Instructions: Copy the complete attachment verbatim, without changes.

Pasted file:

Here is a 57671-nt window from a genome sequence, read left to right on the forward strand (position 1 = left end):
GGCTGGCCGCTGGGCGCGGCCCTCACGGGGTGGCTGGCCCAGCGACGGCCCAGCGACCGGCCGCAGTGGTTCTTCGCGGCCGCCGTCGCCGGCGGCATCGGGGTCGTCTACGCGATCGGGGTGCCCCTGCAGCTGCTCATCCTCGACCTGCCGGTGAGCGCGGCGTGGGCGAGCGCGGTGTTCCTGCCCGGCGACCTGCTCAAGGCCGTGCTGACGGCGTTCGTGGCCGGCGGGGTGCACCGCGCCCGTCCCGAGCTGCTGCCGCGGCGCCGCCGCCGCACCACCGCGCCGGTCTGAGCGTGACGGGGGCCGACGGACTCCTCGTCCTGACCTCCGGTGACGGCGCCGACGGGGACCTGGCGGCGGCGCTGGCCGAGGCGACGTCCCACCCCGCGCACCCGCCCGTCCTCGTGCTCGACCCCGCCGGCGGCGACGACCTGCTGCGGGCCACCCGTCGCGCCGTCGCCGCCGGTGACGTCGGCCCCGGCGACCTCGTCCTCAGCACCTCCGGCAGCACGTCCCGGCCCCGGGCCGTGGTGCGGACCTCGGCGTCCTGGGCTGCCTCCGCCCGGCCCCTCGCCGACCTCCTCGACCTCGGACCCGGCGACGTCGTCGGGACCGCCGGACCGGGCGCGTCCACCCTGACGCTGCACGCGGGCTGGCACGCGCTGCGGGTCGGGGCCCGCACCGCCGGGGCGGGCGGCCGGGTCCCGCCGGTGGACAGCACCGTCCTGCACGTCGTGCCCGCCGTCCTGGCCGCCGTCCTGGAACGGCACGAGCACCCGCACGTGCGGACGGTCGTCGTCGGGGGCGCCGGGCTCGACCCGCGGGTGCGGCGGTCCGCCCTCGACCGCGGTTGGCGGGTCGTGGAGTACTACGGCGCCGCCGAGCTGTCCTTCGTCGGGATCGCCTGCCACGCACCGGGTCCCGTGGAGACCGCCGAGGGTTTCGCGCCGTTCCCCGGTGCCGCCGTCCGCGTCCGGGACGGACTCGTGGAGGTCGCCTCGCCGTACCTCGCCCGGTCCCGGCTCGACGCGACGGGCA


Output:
Here is a 57671-nt window from a genome sequence, read left to right on the forward strand (position 1 = left end):
GGCTGGCCGCTGGGCGCGGCCCTCACGGGGTGGCTGGCCCAGCGACGGCCCAGCGACCGGCCGCAGTGGTTCTTCGCGGCCGCCGTCGCCGGCGGCATCGGGGTCGTCTACGCGATCGGGGTGCCCCTGCAGCTGCTCATCCTCGACCTGCCGGTGAGCGCGGCGTGGGCGAGCGCGGTGTTCCTGCCCGGCGACCTGCTCAAGGCCGTGCTGACGGCGTTCGTGGCCGGCGGGGTGCACCGCGCCCGTCCCGAGCTGCTGCCGCGGCGCCGCCGCCGCACCACCGCGCCGGTCTGAGCGTGACGGGGGCCGACGGACTCCTCGTCCTGACCTCCGGTGACGGCGCCGACGGGGACCTGGCGGCGGCGCTGGCCGAGGCGACGTCCCACCCCGCGCACCCGCCCGTCCTCGTGCTCGACCCCGCCGGCGGCGACGACCTGCTGCGGGCCACCCGTCGCGCCGTCGCCGCCGGTGACGTCGGCCCCGGCGACCTCGTCCTCAGCACCTCCGGCAGCACGTCCCGGCCCCGGGCCGTGGTGCGGACCTCGGCGTCCTGGGCTGCCTCCGCCCGGCCCCTCGCCGACCTCCTCGACCTCGGACCCGGCGACGTCGTCGGGACCGCCGGACCGGGCGCGTCCACCCTGACGCTGCACGCGGGCTGGCACGCGCTGCGGGTCGGGGCCCGCACCGCCGGGGCGGGCGGCCGGGTCCCGCCGGTGGACAGCACCGTCCTGCACGTCGTGCCCGCCGTCCTGGCCGCCGTCCTGGAACGGCACGAGCACCCGCACGTGCGGACGGTCGTCGTCGGGGGCGCCGGGCTCGACCCGCGGGTGCGGCGGTCCGCCCTCGACCGCGGTTGGCGGGTCGTGGAGTACTACGGCGCCGCCGAGCTGTCCTTCGTCGGGATCGCCTGCCACGCACCGGGTCCCGTGGAGACCGCCGAGGGTTTCGCGCCGTTCCCCGGTGCCGCCGTCCGCGTCCGGGACGGACTCGTGGAGGTCGCCTCGCCGTACCTCGCCCGGTCCCGGCTCGACGCGACGGGCA